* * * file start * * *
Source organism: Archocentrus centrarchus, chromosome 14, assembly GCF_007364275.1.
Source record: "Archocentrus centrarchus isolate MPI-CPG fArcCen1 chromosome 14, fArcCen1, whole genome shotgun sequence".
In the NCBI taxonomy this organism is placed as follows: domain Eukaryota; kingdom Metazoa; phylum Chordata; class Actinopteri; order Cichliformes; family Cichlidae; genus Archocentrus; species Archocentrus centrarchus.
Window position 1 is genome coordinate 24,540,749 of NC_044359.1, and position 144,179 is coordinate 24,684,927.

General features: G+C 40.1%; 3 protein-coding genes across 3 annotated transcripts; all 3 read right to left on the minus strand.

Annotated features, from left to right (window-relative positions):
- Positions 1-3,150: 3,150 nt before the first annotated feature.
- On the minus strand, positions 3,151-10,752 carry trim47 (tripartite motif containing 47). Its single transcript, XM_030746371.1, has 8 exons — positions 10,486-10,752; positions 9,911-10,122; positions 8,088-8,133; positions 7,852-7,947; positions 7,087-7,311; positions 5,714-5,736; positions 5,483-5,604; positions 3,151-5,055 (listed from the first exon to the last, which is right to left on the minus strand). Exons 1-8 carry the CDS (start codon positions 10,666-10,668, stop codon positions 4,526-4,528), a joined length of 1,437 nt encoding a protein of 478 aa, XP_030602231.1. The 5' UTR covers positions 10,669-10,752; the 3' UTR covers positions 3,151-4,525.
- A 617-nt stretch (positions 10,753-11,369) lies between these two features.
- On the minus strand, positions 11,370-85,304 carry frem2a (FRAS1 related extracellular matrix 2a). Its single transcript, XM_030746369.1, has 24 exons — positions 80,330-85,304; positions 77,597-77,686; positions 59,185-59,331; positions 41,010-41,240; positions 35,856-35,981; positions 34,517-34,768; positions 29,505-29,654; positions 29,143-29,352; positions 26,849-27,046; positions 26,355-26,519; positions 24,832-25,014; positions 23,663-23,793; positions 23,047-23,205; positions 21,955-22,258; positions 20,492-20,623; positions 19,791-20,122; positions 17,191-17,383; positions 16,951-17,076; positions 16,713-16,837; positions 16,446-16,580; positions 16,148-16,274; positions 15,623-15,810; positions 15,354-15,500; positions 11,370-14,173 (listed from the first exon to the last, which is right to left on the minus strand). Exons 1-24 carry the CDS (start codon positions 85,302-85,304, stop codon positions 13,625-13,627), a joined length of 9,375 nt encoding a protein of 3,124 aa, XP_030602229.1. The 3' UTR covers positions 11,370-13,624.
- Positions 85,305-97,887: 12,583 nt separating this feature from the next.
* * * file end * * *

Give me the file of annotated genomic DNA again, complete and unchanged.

Source organism: Archocentrus centrarchus, chromosome 14, assembly GCF_007364275.1.
Source record: "Archocentrus centrarchus isolate MPI-CPG fArcCen1 chromosome 14, fArcCen1, whole genome shotgun sequence".
In the NCBI taxonomy this organism is placed as follows: domain Eukaryota; kingdom Metazoa; phylum Chordata; class Actinopteri; order Cichliformes; family Cichlidae; genus Archocentrus; species Archocentrus centrarchus.
Window position 1 is genome coordinate 24,540,749 of NC_044359.1, and position 144,179 is coordinate 24,684,927.

General features: G+C 40.1%; 3 protein-coding genes across 3 annotated transcripts; all 3 read right to left on the minus strand.

Annotated features, from left to right (window-relative positions):
- Positions 1-3,150: 3,150 nt before the first annotated feature.
- On the minus strand, positions 3,151-10,752 carry trim47 (tripartite motif containing 47). Its single transcript, XM_030746371.1, has 8 exons — positions 10,486-10,752; positions 9,911-10,122; positions 8,088-8,133; positions 7,852-7,947; positions 7,087-7,311; positions 5,714-5,736; positions 5,483-5,604; positions 3,151-5,055 (listed from the first exon to the last, which is right to left on the minus strand). Exons 1-8 carry the CDS (start codon positions 10,666-10,668, stop codon positions 4,526-4,528), a joined length of 1,437 nt encoding a protein of 478 aa, XP_030602231.1. The 5' UTR covers positions 10,669-10,752; the 3' UTR covers positions 3,151-4,525.
- A 617-nt stretch (positions 10,753-11,369) lies between these two features.
- On the minus strand, positions 11,370-85,304 carry frem2a (FRAS1 related extracellular matrix 2a). Its single transcript, XM_030746369.1, has 24 exons — positions 80,330-85,304; positions 77,597-77,686; positions 59,185-59,331; positions 41,010-41,240; positions 35,856-35,981; positions 34,517-34,768; positions 29,505-29,654; positions 29,143-29,352; positions 26,849-27,046; positions 26,355-26,519; positions 24,832-25,014; positions 23,663-23,793; positions 23,047-23,205; positions 21,955-22,258; positions 20,492-20,623; positions 19,791-20,122; positions 17,191-17,383; positions 16,951-17,076; positions 16,713-16,837; positions 16,446-16,580; positions 16,148-16,274; positions 15,623-15,810; positions 15,354-15,500; positions 11,370-14,173 (listed from the first exon to the last, which is right to left on the minus strand). Exons 1-24 carry the CDS (start codon positions 85,302-85,304, stop codon positions 13,625-13,627), a joined length of 9,375 nt encoding a protein of 3,124 aa, XP_030602229.1. The 3' UTR covers positions 11,370-13,624.
- Positions 85,305-97,887: 12,583 nt separating this feature from the next.